AMD Unveils Radeon RX 470; Up to 2.4x Faster Than R9 270, Launches on Aug 4
Almost a month after the launch of the Radeon RX 480, AMD has finally unveiled the other two Polaris-based mid-range graphics cards, the Radeon RX 470 and RX 460. Both cards are built using the latest 14nm FinFET process node and the GCN 4.0 architecture, which allow them to offer up to 2.8x the perf/watt increase over the previous generation products.
Today, AMD announced the full specifications and performance, as well as the release dates of these two cards. This post will detail the faster Radeon RX 470.
AMD Radeon RX 470 Full Specs: 32 CUs, 1206MHz Boost Clock & 120W TDP
The Radeon RX 470 is based on a cut-down version of the Polaris 10 GPU, which features 32 Compute Units, 2048 Stream Processors, 32 ROPs and 128 Textures Units. The GPU comes with clock speed of 926 MHz base and 1206 MHz boost. For reference, this is about 95% of the boost clock, and 83% of the base clock of the flagship RX 480.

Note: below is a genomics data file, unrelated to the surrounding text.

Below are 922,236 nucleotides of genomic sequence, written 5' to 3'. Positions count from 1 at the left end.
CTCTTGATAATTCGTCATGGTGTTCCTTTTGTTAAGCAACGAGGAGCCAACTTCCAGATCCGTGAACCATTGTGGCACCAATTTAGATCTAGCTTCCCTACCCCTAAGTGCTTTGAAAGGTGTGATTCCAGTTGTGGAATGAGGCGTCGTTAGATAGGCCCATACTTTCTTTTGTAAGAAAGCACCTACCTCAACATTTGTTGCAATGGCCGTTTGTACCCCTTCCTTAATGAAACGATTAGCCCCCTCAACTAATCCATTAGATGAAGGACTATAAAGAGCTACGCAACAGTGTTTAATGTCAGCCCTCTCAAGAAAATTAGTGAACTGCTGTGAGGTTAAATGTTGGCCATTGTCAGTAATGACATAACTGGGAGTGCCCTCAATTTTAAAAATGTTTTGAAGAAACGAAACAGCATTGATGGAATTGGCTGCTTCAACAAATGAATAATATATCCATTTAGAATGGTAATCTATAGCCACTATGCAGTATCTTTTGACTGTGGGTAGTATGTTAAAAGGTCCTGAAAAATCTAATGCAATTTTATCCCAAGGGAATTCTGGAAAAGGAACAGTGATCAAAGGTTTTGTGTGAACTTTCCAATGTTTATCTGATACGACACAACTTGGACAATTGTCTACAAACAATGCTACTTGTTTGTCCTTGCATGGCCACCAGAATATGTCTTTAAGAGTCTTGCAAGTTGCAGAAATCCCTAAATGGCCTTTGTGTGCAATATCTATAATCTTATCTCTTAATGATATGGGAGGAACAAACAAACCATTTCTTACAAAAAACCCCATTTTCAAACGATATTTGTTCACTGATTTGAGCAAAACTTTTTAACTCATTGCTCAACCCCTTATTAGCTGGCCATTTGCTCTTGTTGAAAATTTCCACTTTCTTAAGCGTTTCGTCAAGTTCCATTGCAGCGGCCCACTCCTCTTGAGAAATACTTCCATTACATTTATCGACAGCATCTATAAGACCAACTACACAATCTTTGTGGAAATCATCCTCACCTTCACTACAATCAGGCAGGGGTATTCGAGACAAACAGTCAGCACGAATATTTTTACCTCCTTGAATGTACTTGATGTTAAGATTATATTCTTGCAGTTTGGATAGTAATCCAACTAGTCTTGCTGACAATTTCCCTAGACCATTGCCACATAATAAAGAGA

In terms of the memory, the card features 4GB of GDDR5 which is configured at 6.6Gbps on a 256-bit bus interface, for a total cumulative bandwidth of 211 GB/s. The TDP is rated at 120W and requires only single 6-pin power connector. The reference design will retain the standard Polaris I/O layout with DisplayPort 1.3HBR / 1.4HDR Ready.
AMD Radeon RX 470 Benchmarks: 2.8x Faster Than the R9 270
Performance-wise, AMD RX 470 will succeed the Pitcairn based RX 370 and RX 270. According to the benchmark numbers in AMD’s marketing materials, the Polaris-based card offers anywhere between a 1.5x and 2.4x performance upgrade over the R9 270.
AMD is marketing the GPU for “Brilliant HD Gaming” and claims it would deliver over 60 FPS performance at 1080p in AAA titles, like DOOM, Fallout 4, and HITMAN.
AMD however didn’t state that the card is VR capable, and recommend the RX 480 for the “Premium VR” solution.
AMD is set to launch the Radeon RX 470 on August 4. AMD didn’t disclose the price of the card yet, but it is likely to cost around $149.
Gohar is the lead editor at TechFrag. He has a wide range of interests when it comes to tech but he's currently spending a big chunk of his time writing about privacy, cyber security, and anything policy related.